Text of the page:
When I was a kid, I found grasshoppers to be both engaging and beautiful. These animals may not excite and inspire people the way that bees and butterflies do, but they are equally important. The control measures currently used are blunt instruments that can harm many of our other important insects on which humans depend for such ecosystem services as pollination, as well as the animals that rely on those insects for sustenance. Grasshoppers and their habitats deserve to be protected, and we are committed to continuing our efforts on their behalf.

 

A close up of a grasshopper sitting on a brown twig. The grasshopper is facing to the left, with its wings closed over its back. It is brown.
The green-striped grasshopper has two color forms, one that is largely green and another that is brown, shown here. (Photo © Bryan E. Reynolds.)

 

Further Reading

Read the entire spring 2021 issue of Wings.

Learn more about efforts to change grasshopper spraying campaigns on our blog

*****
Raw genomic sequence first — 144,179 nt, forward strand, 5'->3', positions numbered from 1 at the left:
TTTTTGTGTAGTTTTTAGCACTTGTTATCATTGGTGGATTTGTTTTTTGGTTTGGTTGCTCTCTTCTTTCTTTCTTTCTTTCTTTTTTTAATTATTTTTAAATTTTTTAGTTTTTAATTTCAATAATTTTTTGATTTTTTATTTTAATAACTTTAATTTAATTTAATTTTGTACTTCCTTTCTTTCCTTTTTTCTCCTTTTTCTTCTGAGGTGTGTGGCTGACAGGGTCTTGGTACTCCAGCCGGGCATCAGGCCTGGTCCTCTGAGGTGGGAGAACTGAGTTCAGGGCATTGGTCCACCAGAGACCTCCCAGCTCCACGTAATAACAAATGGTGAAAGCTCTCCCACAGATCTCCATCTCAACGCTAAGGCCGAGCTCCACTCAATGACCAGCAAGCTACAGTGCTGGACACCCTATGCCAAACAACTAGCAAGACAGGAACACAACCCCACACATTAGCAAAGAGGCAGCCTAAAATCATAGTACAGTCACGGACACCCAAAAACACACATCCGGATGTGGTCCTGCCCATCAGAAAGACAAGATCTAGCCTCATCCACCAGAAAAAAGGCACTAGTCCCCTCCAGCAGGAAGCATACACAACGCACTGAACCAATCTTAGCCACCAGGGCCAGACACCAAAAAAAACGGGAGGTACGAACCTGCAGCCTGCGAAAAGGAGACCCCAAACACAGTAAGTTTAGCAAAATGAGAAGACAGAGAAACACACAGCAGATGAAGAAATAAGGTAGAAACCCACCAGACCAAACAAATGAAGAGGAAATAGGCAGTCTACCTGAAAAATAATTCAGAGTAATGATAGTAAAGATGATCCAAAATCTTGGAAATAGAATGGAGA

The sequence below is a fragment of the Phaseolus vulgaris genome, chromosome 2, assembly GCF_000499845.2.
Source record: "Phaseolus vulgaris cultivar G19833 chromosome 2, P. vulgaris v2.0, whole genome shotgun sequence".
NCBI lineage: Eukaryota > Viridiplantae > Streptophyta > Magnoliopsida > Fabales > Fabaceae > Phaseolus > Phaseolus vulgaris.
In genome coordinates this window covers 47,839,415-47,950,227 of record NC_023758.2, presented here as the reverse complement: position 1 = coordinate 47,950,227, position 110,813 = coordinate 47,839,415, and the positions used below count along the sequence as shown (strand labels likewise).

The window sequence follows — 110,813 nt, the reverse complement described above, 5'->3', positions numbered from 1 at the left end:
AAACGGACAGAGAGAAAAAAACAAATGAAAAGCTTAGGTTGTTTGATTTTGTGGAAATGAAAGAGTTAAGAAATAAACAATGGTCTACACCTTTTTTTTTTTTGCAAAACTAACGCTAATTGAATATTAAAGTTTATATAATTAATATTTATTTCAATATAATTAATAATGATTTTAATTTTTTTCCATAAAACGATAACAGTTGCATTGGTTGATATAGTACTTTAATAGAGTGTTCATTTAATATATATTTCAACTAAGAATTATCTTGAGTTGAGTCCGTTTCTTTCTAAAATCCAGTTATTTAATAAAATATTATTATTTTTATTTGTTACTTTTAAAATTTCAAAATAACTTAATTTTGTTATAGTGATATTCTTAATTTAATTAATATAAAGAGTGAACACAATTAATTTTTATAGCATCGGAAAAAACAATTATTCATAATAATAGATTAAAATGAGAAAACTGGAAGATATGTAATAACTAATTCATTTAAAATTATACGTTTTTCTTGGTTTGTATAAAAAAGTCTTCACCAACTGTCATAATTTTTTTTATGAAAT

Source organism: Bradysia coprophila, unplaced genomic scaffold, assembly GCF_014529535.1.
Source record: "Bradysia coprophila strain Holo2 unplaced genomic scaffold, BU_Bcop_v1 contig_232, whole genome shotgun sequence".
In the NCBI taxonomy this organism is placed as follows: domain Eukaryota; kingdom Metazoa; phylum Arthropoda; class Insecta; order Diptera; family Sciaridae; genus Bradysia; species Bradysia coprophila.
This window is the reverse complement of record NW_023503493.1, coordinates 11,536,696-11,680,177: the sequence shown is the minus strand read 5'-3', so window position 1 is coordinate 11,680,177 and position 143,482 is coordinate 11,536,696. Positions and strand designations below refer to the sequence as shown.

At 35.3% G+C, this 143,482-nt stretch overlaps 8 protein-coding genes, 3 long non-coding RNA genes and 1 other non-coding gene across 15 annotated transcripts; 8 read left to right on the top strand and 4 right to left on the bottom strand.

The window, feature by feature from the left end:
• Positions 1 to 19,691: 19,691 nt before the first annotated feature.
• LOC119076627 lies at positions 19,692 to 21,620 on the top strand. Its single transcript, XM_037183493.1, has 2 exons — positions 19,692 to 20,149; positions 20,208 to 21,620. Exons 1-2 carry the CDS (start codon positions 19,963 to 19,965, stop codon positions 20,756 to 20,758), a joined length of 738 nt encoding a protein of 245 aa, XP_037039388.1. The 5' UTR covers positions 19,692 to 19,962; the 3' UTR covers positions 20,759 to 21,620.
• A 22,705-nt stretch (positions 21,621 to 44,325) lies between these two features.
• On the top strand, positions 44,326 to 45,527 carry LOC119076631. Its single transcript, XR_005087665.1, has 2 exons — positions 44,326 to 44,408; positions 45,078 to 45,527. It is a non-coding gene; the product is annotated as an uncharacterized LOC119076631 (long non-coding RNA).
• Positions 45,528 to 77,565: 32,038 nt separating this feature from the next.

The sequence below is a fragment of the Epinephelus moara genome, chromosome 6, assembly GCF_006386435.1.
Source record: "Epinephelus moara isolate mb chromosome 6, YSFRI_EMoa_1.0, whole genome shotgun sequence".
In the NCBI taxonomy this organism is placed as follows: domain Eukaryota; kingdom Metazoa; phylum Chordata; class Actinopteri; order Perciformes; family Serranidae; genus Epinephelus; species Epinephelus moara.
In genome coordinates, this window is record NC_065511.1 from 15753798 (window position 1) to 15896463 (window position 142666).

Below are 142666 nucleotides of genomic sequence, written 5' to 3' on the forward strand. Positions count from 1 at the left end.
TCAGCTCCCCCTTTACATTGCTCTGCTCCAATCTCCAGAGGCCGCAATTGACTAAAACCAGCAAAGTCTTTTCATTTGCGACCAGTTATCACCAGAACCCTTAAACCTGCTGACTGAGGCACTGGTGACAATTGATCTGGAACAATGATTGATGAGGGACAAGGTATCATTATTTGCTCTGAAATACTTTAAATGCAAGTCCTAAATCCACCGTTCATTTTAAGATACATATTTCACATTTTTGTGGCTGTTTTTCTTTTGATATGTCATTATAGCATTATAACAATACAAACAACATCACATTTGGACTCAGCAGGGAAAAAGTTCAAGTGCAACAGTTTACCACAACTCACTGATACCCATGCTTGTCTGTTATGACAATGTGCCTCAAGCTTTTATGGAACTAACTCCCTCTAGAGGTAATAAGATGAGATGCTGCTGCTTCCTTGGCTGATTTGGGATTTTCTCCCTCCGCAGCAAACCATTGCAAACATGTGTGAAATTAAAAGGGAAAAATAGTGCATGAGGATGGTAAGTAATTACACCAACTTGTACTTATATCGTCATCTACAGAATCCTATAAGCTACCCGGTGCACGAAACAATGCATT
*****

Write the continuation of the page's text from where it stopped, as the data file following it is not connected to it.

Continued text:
Read about how Great Plains rangelands are important habitat for pollinators

Learn about Reducing Pesticide Use & Impacts

 

Authors
Scott Black is an internationally renowned conservationist who has been at the forefront of the conservation movement for three decades. Scott’s work has led to protection and restoration of habitat on millions of acres of rangelands, forests, and farmland as well as protection for many endangered species. He is an author of the best-selling Attracting Native Pollinators and Gardening for Butterflies and has written more than two hundred other publications including a recent chapter on climate change and insects.